Chat in the making

Publicado el 17/3/2010 por Carlos Abalde Backend Engineer What is the recipe to successfully deploy a large scale and cost-effective chat service in a couple of months and not die trying? Probably there are as many answers as people wanting to contribute with their ideas. Here at Tuenti we enjoy open source and innovative approaches. This has been our dynamic duo when developing our web-based instant messaging (IM) service.

Why reinventing the wheel designing the ultimate IM service? That's usually the shortest path to repeat old mistakes and, even worst, delay product launch indefinitely. Be innovative, get a high quality IM platform, extend and/or adapt it to fit your requirements, and finally, use your experience to contribute back to the community. That is the philosophy behind open source, and that's the way we wanted to build Tuenti's chat service.

Outstanding technologies There are a good amount of outstanding open source IM solutions available out there. Specifically, those based on the open messaging standard XMPP are becoming increasingly popular. Nowadays XMPP is a mature, open, distributed and extensible middle-ware ready to power next generation large-scale real-time web applications. We strongly believe in the power of XMPP, and consequently we believe in the Jabber instant messaging and presence technology as the best choice for the Tuenti's IM service.

Jabber is a powerful IM technology, but that's not enough. The beauty of working at Tuenti is that every new product must be able to handle millions of concurrent users as soon as it is launched. Particularly, our goal with Tuenti's instant messaging service was to be able to handle peaks of one million concurrent users chatting. That's the reason we arrived at ejabberd, a high performance clustered and fault-tolerant server of the Jabber protocol implemented in Erlang and deployed all over the world, from small/internal deployments to large scale ones handling millions of users.

Erlang is a functional distributed language created by Ericsson two decades ago. Ever since its inception, Erlang was specifically designed to develop large-scale, highly distributed and non-stop soft-real-time services running in telephony switches. After its publication with an open license, the Erlang Telecom Platform (OTP) has become a general-purpose framework successfully applied in many projects worldwide. In fact, ejabberd is a great example of the main Erlang/OTP strengths: its high productivity, 5 to 10 times higher than traditional programming languages --ejabberd is developed by a very small team, and its above average scalability and fault tolerance facilities for complex server projects --the prestige of ejabberd among other commercial products is a notable proof of that.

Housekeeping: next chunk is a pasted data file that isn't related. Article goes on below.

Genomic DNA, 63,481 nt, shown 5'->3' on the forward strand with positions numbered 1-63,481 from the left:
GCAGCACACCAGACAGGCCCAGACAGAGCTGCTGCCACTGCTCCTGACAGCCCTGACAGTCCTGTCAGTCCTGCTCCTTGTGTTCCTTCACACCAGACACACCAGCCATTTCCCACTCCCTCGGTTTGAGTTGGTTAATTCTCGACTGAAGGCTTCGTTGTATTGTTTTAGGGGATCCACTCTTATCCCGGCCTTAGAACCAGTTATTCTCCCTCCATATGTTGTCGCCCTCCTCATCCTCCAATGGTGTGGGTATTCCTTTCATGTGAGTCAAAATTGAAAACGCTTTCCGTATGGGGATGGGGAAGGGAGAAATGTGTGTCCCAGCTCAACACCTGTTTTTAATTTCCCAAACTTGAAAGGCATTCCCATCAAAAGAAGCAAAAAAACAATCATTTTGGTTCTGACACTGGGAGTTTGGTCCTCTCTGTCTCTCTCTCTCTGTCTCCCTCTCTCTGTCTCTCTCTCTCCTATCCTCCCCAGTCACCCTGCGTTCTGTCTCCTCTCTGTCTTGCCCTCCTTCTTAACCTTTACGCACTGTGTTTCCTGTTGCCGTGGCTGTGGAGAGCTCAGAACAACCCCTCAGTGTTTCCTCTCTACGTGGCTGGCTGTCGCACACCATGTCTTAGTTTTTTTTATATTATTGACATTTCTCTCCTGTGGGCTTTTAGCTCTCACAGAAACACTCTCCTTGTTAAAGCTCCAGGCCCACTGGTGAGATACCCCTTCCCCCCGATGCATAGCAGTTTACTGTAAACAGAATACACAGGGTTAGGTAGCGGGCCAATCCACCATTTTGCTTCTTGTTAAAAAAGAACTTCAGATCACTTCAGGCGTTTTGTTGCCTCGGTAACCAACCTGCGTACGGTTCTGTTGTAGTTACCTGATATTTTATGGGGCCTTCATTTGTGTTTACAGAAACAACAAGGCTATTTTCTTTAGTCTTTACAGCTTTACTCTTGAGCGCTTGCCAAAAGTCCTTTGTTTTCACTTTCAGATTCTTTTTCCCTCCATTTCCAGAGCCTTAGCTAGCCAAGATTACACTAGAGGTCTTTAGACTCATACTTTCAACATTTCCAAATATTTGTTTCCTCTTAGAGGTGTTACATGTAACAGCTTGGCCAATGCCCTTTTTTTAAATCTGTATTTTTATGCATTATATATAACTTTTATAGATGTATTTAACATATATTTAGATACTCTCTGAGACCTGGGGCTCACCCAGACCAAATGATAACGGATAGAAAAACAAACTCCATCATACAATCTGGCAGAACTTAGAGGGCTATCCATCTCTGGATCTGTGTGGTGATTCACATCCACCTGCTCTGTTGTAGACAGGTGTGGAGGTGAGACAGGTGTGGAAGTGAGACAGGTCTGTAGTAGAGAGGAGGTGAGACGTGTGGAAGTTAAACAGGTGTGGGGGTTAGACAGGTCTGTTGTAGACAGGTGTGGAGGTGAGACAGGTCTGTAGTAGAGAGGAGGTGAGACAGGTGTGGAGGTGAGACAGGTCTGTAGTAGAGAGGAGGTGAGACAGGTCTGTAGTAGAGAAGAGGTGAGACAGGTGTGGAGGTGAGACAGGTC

Putting all pieces together next step was gluing XMPP, ejabberd and Erlang/OTP together with the complex backend currently handling all Tuenti services. Tuenti's chat is a simplified persistent-state-less instant messaging service accessed by an unique JavaScript client implementation. However, XMPP provides lots of extra built-in features and extensions. Therefore, the big challenge when putting all pieces together was simplifying and optimizing the ejabberd implementation as much as possible in order to handle even more concurrent users per server.

Specifically, we focused on memory consumption optimizations, XMPP message efficiency, avoidance of any additional storage requirement and/or data duplications, bidirectional integration with current Tuenti's backend services, self-managed contention strategies on server overload, integration with existing monitoring systems, anti-abuse features, etc. As a result, a fully customized ejabberd implementation together with a smart partitioning and load balancing strategies where deployed in our data center to support the new service.

Lot of simulations, benchmarks and stress tests where conducted during the whole implementation process, but, how to launch a new and highly-trafficked service like a chat to a massive audience with some quality guaranties? Our approach was a combination of dark-launch and increasing rolling-out strategies: a couple of weeks before the public release of the instant messaging service, increasingly larger groups of selected users were connected to the service in the background, sending messages and reconnecting to the service every time they logged into the site.

Thanks to the dark launch several performance bottlenecks and minor bugs were detected and fixed, both in the implementation and systems architecture. The fine-tuned service was finally gradually published to all our users in just two days. As a result, Tuenti is the largest ejabberd deployment in Spain, one of the largest ones in the world, and probably up amongst the top few in the world for that combination of frontend and backend quality and usability. After the public launch, almost all Tuenti users logging into the site with supported browsers have also logged into the service, which have routed more than 100 million messages during the first week on-line.